Author Topic: Regular oscilloscopes versus USB oscilloscopes  (Read 3360 times)

birrbert

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Regular oscilloscopes versus USB oscilloscopes
« on: December 15, 2013, 07:34:36 AM »
Dear Forum, dear Martin!

Is there a chance to test some USB oscilloscopes? I would highly value your professional opinion about them (i.e. advantages and disadvantages).

For example, which statement do you agree with?
1. there are occasions when a USB oscilloscope could come in handy (e.g. when beginner's budget is low).
2. these devices should be forgotten and it's better to buy a "real" oscilloscope.

Moreover, I think I read somewhere that ambitious DIY people can make use of there desktop or laptop PC's sound car, but I don't remember the details. What do you think about that?

Thanks!

edit:
OK, I should've searched first. :)

- EEVblog #13 Part 1 of 2 - Digital storage Oscilloscope Tutorial
- EEVblog #13 Part 2 of 2 - Comparison of PC Based Oscilloscopes

Still, there are many opinions or disagreements amongst specialists and I would like to hear those too. Besides, Dave Jones made the videos 4 years ago.
« Last Edit: December 15, 2013, 08:10:54 AM by birrbert »
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SeanB

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Re: Regular oscilloscopes versus USB oscilloscopes
« Reply #1 on: December 15, 2013, 08:32:33 AM »
USB scopes have a place at the bottom end of the markey, but most are a big compromise between usability and bandwidth, as they are both constrained by the USB bus bandwidth and power available. This leads to a scope with limited bandwidth, likely less than 10MHz and a limited input voltage range as well. As well they are connected to the host computer ground, and have noise problems.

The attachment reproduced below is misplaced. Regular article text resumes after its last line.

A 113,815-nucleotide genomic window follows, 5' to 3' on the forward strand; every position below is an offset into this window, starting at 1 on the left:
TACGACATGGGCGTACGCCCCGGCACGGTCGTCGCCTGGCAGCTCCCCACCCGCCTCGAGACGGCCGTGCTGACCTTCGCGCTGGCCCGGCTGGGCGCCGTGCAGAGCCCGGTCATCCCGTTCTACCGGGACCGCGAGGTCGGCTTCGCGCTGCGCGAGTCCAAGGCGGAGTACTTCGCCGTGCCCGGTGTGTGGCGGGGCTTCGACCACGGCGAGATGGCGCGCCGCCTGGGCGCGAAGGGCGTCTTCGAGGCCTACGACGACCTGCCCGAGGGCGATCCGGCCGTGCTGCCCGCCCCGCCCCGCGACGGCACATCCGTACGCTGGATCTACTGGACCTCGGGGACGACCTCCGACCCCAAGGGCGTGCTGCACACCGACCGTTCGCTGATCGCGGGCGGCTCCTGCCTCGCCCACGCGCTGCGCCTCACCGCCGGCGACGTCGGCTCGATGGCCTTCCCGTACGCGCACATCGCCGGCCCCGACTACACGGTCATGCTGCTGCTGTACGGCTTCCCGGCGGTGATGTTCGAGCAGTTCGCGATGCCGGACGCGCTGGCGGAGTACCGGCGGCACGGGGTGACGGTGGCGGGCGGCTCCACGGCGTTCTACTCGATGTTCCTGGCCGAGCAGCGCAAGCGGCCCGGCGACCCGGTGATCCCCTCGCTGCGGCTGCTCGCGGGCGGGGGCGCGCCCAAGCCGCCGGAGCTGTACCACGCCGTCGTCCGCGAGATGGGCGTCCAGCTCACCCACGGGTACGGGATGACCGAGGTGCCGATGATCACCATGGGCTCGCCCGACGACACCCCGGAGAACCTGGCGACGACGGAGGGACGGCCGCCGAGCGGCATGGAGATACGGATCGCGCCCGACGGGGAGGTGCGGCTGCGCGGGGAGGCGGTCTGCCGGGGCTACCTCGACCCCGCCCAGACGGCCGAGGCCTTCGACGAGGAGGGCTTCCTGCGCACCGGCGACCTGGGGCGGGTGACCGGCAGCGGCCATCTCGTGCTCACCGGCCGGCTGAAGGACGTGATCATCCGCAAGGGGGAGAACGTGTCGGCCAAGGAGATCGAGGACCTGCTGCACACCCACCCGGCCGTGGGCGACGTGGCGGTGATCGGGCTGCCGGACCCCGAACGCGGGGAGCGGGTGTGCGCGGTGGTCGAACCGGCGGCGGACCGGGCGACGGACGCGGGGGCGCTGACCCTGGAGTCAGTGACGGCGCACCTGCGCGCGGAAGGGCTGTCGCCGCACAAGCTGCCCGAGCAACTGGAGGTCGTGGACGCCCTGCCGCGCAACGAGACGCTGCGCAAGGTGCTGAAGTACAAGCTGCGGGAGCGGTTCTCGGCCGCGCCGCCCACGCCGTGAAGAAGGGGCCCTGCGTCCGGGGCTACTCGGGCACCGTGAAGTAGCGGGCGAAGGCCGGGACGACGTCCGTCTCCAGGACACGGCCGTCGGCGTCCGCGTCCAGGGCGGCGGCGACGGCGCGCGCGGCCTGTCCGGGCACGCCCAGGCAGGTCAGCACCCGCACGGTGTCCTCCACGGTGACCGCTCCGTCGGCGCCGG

With USB3 there is a possibility to have a decent processing engine in the host computer and good bandwidth with having enough power down the cable to provide decent processing and an isolated input section. This will then make a software scope much more useful.

As to using a sound card there are programs out there that do this, often used for SDR as a final decoder, and they are useful if you want to analyse audio, but are limited by the onboard ADC of the sound card and it's noise and sampling rates. Very usable for audio work though with a decent 24 bit 96kHz sound card with low noise. Regular PC sound card will give at best 10 bits of usable data and often only a single sampling rate of 44.1kHz and an often very poor input anti aliasing filter.

ProBang2

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Re: Regular oscilloscopes versus USB oscilloscopes
« Reply #2 on: June 29, 2014, 10:11:37 AM »
[...]
Moreover, I think I read somewhere that ambitious DIY people can make use of there desktop or laptop PC's sound car, but I don't remember the details.
[...]

Just for fun:

http://www.zeitnitz.de/Christian/scope_en?PHPSESSID=cp8r7bflv6vqt32d5tihut3st4

This program acts with your sound-card as an oscilloscope and includes a function-generator.
It is free granted for private an non-commercial use. The technical restrictions are well known, I suppose.
Perhaps itīs in some kind useful for you...
Anyhow, sometimes itīs just nice to play with it.

Greetings,


Hartmut
If you think, my english is bad, then you should read my french. :(